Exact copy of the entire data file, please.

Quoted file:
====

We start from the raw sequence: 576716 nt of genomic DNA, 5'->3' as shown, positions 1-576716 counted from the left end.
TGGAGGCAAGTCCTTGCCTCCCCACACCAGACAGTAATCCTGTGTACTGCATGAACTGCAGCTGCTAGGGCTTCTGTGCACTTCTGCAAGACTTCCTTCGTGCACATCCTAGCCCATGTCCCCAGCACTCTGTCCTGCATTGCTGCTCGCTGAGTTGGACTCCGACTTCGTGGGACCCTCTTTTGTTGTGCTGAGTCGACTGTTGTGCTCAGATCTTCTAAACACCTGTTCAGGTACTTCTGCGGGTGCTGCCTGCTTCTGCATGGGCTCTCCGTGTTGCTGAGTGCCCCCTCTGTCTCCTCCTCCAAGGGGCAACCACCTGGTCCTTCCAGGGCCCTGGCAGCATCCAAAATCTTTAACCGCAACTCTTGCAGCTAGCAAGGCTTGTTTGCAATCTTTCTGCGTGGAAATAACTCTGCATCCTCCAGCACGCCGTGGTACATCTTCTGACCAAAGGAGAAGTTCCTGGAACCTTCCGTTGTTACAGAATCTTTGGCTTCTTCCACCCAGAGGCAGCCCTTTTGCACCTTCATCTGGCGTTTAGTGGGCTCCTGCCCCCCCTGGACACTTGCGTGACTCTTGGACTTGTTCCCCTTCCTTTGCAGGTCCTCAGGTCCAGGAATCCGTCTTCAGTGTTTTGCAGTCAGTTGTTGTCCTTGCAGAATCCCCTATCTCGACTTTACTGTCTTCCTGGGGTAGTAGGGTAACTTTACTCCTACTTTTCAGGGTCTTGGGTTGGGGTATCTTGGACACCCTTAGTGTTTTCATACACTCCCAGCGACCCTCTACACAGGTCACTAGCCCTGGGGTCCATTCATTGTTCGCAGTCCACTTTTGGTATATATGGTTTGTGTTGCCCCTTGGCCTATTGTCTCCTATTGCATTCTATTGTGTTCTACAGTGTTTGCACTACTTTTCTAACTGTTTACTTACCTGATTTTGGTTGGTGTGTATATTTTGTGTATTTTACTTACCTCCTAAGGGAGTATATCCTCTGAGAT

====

We start from the raw sequence: 576716 nt of genomic DNA, 5'->3' as shown, positions 1-576716 counted from the left end.
TGGAGGCAAGTCCTTGCCTCCCCACACCAGACAGTAATCCTGTGTACTGCATGAACTGCAGCTGCTAGGGCTTCTGTGCACTTCTGCAAGACTTCCTTCGTGCACATCCTAGCCCATGTCCCCAGCACTCTGTCCTGCATTGCTGCTCGCTGAGTTGGACTCCGACTTCGTGGGACCCTCTTTTGTTGTGCTGAGTCGACTGTTGTGCTCAGATCTTCTAAACACCTGTTCAGGTACTTCTGCGGGTGCTGCCTGCTTCTGCATGGGCTCTCCGTGTTGCTGAGTGCCCCCTCTGTCTCCTCCTCCAAGGGGCAACCACCTGGTCCTTCCAGGGCCCTGGCAGCATCCAAAATCTTTAACCGCAACTCTTGCAGCTAGCAAGGCTTGTTTGCAATCTTTCTGCGTGGAAATAACTCTGCATCCTCCAGCACGCCGTGGTACATCTTCTGACCAAAGGAGAAGTTCCTGGAACCTTCCGTTGTTACAGAATCTTTGGCTTCTTCCACCCAGAGGCAGCCCTTTTGCACCTTCATCTGGCGTTTAGTGGGCTCCTGCCCCCCCTGGACACTTGCGTGACTCTTGGACTTGTTCCCCTTCCTTTGCAGGTCCTCAGGTCCAGGAATCCGTCTTCAGTGTTTTGCAGTCAGTTGTTGTCCTTGCAGAATCCCCTATCTCGACTTTACTGTCTTCCTGGGGTAGTAGGGTAACTTTACTCCTACTTTTCAGGGTCTTGGGTTGGGGTATCTTGGACACCCTTAGTGTTTTCATACACTCCCAGCGACCCTCTACACAGGTCACTAGCCCTGGGGTCCATTCATTGTTCGCAGTCCACTTTTGGTATATATGGTTTGTGTTGCCCCTTGGCCTATTGTCTCCTATTGCATTCTATTGTGTTCTACAGTGTTTGCACTACTTTTCTAACTGTTTACTTACCTGATTTTGGTTGGTGTGTATATTTTGTGTATTTTACTTACCTCCTAAGGGAGTATATCCTCTGAGAT